State v. McLaughlin, SC 88181.

CourtUnited States State Supreme Court of Missouri
Citation265 S.W.3d 257
Docket NumberNo. SC 88181.,SC 88181.
PartiesSTATE of Missouri, Respondent, v. Scott A. McLAUGHLIN, Appellant.
Decision Date26 August 2008
265 S.W.3d 257
STATE of Missouri, Respondent,
Scott A. McLAUGHLIN, Appellant.
No. SC 88181.
Supreme Court of Missouri, En Banc.
August 26, 2008.
Rehearing Denied September 30, 2008.

[265 S.W.3d 259]

Deborah B. Wafer, St. Louis, for Appellant.

Jeremiah W. (Jay) Nixon, Atty. Gen., Roger W. Johnson, Shaun J. Mackelprang, Asst. Attys. Gen., Jefferson City, for Respondent.


Scott A. McLaughlin was tried and found guilty of first-degree murder. Because the jury deadlocked on the final step of the punishment phase, the question of punishment went to the trial judge, who imposed a sentence of death. Mr. McLaughlin argues that section 565.030.4 prohibited the judge from imposing any sentence but life imprisonment once the jury was unable to agree upon a punishment. He further argues it was error to instruct the jurors that they were required to unanimously agree that mitigating evidence outweighed that in aggravation in order to be required to recommend a life sentence in their response to the second

265 S.W.3d 260

special interrogatory submitted to them in the penalty phase.

In addition, Mr. McLaughlin argues that the trial court erred in finding there was sufficient evidence to support a submission that he forcibly raped the victim, in failing to submit a felony murder instruction, in admitting evidence of prior statements by the victim about his harassing and stalking her and about the protection provided to her by the police and certain victim impact evidence, in failing to sua sponte prohibit certain closing argument and in rejecting certain jury instructions.

For the reasons set forth below, this Court finds no reversible error in any of the above points, finds that the sentence is proportionate to the crime as required under section 565.035.3, RSMo 2000, and affirms the judgment.


The evidence at trial, considered in the light most favorable to the jury's verdict, shows that Scott McLaughlin and Beverly Guenther began a tempestuous relationship shortly after they met in 2002. For several months, the two lived together, but their cohabitation was marked by break-ups that were sometimes so serious that Ms. Guenther would obtain a restraining order against Mr. McLaughlin. In the spring of 2003, they ended their amorous relationship, but continued to see each other on social occasions. Throughout their relationship, Mr. McLaughlin frequently called and visited Ms. Guenther at her place of employment.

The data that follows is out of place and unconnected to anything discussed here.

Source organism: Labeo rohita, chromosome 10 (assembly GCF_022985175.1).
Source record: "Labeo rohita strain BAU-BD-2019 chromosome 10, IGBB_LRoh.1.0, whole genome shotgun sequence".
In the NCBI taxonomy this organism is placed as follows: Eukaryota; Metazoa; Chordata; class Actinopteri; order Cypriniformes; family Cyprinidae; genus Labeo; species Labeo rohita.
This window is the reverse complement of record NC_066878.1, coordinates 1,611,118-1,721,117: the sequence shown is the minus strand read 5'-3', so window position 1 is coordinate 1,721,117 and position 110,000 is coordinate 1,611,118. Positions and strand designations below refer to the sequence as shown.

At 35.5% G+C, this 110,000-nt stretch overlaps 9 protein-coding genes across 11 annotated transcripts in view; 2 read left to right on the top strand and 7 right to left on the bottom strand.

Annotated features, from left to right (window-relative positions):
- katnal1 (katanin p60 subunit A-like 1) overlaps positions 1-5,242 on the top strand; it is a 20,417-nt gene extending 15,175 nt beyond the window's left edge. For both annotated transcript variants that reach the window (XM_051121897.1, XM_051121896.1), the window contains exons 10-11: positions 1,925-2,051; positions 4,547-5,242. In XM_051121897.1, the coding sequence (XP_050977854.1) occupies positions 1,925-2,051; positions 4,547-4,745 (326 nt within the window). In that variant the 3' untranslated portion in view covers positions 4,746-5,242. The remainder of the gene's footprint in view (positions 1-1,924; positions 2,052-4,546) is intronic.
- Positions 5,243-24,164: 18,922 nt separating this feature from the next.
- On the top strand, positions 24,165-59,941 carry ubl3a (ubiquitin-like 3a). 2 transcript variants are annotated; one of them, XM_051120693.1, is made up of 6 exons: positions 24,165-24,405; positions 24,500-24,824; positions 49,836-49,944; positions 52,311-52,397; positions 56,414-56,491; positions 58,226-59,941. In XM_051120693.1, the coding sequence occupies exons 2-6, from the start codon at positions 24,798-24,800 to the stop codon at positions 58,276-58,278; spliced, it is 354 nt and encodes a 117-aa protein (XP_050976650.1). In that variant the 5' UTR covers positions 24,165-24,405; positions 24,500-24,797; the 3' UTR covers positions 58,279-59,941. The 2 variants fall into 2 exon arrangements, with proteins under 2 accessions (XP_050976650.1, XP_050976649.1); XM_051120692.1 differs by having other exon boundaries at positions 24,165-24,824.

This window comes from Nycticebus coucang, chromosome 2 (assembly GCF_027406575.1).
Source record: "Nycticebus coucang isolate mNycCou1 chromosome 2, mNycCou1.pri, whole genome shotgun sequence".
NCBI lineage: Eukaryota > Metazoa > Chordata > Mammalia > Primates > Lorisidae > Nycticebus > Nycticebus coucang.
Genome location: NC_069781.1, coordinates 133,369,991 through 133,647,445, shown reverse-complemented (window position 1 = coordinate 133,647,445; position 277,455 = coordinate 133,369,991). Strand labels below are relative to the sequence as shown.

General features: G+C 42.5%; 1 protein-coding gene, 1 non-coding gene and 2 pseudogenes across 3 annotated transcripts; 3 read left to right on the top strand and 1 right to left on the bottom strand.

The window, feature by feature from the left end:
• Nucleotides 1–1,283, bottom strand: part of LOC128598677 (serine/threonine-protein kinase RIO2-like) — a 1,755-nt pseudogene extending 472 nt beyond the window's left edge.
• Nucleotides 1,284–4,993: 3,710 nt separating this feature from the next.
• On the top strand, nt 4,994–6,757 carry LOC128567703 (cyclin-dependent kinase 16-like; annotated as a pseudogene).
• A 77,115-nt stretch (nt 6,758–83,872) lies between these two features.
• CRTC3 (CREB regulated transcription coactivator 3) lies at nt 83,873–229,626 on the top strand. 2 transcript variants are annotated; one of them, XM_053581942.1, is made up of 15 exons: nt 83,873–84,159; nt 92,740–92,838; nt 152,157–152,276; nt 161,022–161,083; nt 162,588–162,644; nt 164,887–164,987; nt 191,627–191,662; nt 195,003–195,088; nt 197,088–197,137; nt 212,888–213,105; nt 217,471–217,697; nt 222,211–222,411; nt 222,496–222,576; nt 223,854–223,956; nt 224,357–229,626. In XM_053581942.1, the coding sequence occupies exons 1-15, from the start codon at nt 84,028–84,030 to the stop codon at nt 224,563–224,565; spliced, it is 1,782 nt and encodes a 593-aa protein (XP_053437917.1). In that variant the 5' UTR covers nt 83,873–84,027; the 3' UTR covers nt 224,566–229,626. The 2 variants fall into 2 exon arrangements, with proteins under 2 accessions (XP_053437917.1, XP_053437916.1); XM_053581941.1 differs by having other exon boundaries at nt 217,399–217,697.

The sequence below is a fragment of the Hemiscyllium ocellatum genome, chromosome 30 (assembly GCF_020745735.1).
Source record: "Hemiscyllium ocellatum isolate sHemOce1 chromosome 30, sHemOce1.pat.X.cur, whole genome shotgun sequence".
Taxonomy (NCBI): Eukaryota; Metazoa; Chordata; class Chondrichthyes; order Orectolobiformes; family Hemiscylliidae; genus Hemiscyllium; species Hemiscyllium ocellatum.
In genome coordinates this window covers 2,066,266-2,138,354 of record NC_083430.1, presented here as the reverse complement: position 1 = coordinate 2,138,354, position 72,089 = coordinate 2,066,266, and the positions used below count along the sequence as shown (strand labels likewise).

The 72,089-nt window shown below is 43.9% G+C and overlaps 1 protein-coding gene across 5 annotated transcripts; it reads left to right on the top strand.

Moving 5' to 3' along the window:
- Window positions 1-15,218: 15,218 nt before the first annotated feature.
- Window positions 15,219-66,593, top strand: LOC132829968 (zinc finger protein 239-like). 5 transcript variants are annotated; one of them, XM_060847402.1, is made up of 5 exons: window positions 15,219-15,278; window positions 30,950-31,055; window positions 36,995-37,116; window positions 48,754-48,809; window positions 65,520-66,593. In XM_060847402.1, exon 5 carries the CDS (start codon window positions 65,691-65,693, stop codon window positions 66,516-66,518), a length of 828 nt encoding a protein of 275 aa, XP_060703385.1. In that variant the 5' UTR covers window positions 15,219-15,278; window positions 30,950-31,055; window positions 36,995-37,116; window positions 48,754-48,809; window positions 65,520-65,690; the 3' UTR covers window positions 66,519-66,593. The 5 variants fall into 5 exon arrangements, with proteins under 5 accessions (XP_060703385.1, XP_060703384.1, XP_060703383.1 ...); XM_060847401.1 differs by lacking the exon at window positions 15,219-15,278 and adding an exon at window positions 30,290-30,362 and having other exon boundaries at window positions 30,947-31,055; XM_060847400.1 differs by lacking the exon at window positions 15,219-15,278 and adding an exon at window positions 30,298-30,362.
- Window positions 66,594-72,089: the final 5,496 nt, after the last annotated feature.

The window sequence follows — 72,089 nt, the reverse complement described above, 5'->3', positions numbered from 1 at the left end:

On October 27, 2003, Mr. McLaughlin was arrested and charged with burglarizing Ms. Guenther's home. He claimed that he was reclaiming things that he left at her house after they stopped living together. He was arraigned on the burglary charge on November 18, 2003.1 Based on this incident, Ms. Guenther sought and received an order of protection against Mr. McLaughlin. On November 20, 2003, while the protective order was still in effect, he drove to Ms. Guenther's place of employment and waited for her to get off of work. When she emerged from the office, he spoke with her as she walked towards her truck.

The state presented expert testimony that the blood spatters and other physical evidence in the parking lot and truck suggested that Mr. McLaughlin at that point forced Ms. Guenther to the ground and raped her, then stabbed her repeatedly, causing a fan-shaped blood stain on the parking lot, and then dragged her body to his car and placed it in the hatchback. Mr. McLaughlin then drove to the river with the intention of disposing of her body. He tried to deposit her body in the river, but ran into some thick underbrush along the bank and left her corpse there. He then returned to sleep in his parked car because one of the tires had become flat when he stopped to dispose of the body.

The next day, Mr. McLaughlin cleaned out the inside of his car with bleach. As the day went on, he became increasingly hyperactive and nervous. Eventually, Mr. McLaughlin asked a friend to take him to a hospital in St. Charles so that he could get some medication for his mental disorder. The police were informed that Mr. McLaughlin was going to be at the hospital, and he was arrested when he arrived.

Mr. McLaughlin was charged with first-degree murder, forcible rape, and two counts of armed criminal action (one based

265 S.W.3d 261

on the murder, the other based on the rape). After admission of all the evidence in the guilt phase, Mr. McLaughlin moved for a judgment of acquittal on the forcible rape charge on the ground that there was no evidence that he had sex with Ms. Guenther while she was alive. The trial court overruled the motion, stating that even if the sexual intercourse occurred at the riverbank after Ms. Guenther was dead, "it's still a part of the continuous series of events that's part of the rape." On the basis of these rulings, Mr. McLaughlin requested that the trial court submit a felony murder instruction to the jury. The court refused, but did submit conventional second-degree murder.